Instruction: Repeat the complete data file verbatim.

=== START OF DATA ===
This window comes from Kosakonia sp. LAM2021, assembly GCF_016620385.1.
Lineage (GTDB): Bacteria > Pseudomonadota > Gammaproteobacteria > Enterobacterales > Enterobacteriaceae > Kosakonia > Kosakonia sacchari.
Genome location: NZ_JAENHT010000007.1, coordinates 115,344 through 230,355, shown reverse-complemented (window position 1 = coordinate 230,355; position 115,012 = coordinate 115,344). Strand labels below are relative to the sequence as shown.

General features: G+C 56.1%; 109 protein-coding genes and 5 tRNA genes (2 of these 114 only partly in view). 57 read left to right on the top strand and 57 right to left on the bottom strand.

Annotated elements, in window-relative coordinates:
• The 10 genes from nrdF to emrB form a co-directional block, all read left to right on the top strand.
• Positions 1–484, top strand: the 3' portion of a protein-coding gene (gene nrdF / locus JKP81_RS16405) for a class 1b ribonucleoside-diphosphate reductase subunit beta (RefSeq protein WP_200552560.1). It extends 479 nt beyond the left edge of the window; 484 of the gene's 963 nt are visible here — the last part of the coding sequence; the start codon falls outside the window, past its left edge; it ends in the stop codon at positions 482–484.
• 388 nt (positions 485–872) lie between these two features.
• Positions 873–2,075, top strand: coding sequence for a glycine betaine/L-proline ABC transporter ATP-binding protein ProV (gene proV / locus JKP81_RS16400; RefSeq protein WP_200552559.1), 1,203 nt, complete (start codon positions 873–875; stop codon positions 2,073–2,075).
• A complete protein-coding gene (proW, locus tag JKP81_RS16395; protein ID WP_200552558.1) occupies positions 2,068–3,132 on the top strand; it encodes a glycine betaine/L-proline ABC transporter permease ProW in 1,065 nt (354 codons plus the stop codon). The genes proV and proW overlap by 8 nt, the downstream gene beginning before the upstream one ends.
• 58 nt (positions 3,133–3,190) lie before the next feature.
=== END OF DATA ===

This window comes from Kosakonia sp. LAM2021, assembly GCF_016620385.1.
Lineage (GTDB): Bacteria > Pseudomonadota > Gammaproteobacteria > Enterobacterales > Enterobacteriaceae > Kosakonia > Kosakonia sacchari.
Genome location: NZ_JAENHT010000007.1, coordinates 115,344 through 230,355, shown reverse-complemented (window position 1 = coordinate 230,355; position 115,012 = coordinate 115,344). Strand labels below are relative to the sequence as shown.

General features: G+C 56.1%; 109 protein-coding genes and 5 tRNA genes (2 of these 114 only partly in view). 57 read left to right on the top strand and 57 right to left on the bottom strand.

Annotated elements, in window-relative coordinates:
• The 10 genes from nrdF to emrB form a co-directional block, all read left to right on the top strand.
• Positions 1–484, top strand: the 3' portion of a protein-coding gene (gene nrdF / locus JKP81_RS16405) for a class 1b ribonucleoside-diphosphate reductase subunit beta (RefSeq protein WP_200552560.1). It extends 479 nt beyond the left edge of the window; 484 of the gene's 963 nt are visible here — the last part of the coding sequence; the start codon falls outside the window, past its left edge; it ends in the stop codon at positions 482–484.
• 388 nt (positions 485–872) lie between these two features.
• Positions 873–2,075, top strand: coding sequence for a glycine betaine/L-proline ABC transporter ATP-binding protein ProV (gene proV / locus JKP81_RS16400; RefSeq protein WP_200552559.1), 1,203 nt, complete (start codon positions 873–875; stop codon positions 2,073–2,075).
• A complete protein-coding gene (proW, locus tag JKP81_RS16395; protein ID WP_200552558.1) occupies positions 2,068–3,132 on the top strand; it encodes a glycine betaine/L-proline ABC transporter permease ProW in 1,065 nt (354 codons plus the stop codon). The genes proV and proW overlap by 8 nt, the downstream gene beginning before the upstream one ends.
• 58 nt (positions 3,133–3,190) lie before the next feature.